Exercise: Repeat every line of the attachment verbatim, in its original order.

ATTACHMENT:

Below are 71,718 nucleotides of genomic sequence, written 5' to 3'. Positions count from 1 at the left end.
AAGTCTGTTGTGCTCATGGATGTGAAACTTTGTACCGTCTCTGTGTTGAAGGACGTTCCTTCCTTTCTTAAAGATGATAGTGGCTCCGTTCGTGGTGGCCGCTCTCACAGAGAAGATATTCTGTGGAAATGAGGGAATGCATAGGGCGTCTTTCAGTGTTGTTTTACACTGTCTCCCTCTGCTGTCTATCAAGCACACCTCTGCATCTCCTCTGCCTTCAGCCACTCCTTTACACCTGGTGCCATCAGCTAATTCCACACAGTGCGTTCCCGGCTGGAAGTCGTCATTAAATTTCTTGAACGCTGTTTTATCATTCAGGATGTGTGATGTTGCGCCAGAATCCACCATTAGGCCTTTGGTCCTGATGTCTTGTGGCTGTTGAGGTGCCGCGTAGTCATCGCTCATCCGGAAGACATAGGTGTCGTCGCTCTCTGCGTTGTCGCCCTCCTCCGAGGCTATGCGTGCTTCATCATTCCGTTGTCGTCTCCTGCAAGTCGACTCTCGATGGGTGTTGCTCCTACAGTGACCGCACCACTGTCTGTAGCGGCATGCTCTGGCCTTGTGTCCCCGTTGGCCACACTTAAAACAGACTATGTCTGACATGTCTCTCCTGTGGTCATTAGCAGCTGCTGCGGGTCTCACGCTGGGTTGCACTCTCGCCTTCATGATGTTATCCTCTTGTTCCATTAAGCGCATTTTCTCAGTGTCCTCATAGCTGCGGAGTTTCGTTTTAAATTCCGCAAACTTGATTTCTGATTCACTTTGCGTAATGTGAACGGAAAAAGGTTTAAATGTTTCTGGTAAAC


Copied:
Below are 71,718 nucleotides of genomic sequence, written 5' to 3'. Positions count from 1 at the left end.
AAGTCTGTTGTGCTCATGGATGTGAAACTTTGTACCGTCTCTGTGTTGAAGGACGTTCCTTCCTTTCTTAAAGATGATAGTGGCTCCGTTCGTGGTGGCCGCTCTCACAGAGAAGATATTCTGTGGAAATGAGGGAATGCATAGGGCGTCTTTCAGTGTTGTTTTACACTGTCTCCCTCTGCTGTCTATCAAGCACACCTCTGCATCTCCTCTGCCTTCAGCCACTCCTTTACACCTGGTGCCATCAGCTAATTCCACACAGTGCGTTCCCGGCTGGAAGTCGTCATTAAATTTCTTGAACGCTGTTTTATCATTCAGGATGTGTGATGTTGCGCCAGAATCCACCATTAGGCCTTTGGTCCTGATGTCTTGTGGCTGTTGAGGTGCCGCGTAGTCATCGCTCATCCGGAAGACATAGGTGTCGTCGCTCTCTGCGTTGTCGCCCTCCTCCGAGGCTATGCGTGCTTCATCATTCCGTTGTCGTCTCCTGCAAGTCGACTCTCGATGGGTGTTGCTCCTACAGTGACCGCACCACTGTCTGTAGCGGCATGCTCTGGCCTTGTGTCCCCGTTGGCCACACTTAAAACAGACTATGTCTGACATGTCTCTCCTGTGGTCATTAGCAGCTGCTGCGGGTCTCACGCTGGGTTGCACTCTCGCCTTCATGATGTTATCCTCTTGTTCCATTAAGCGCATTTTCTCAGTGTCCTCATAGCTGCGGAGTTTCGTTTTAAATTCCGCAAACTTGATTTCTGATTCACTTTGCGTAATGTGAACGGAAAAAGGTTTAAATGTTTCTGGTAAAC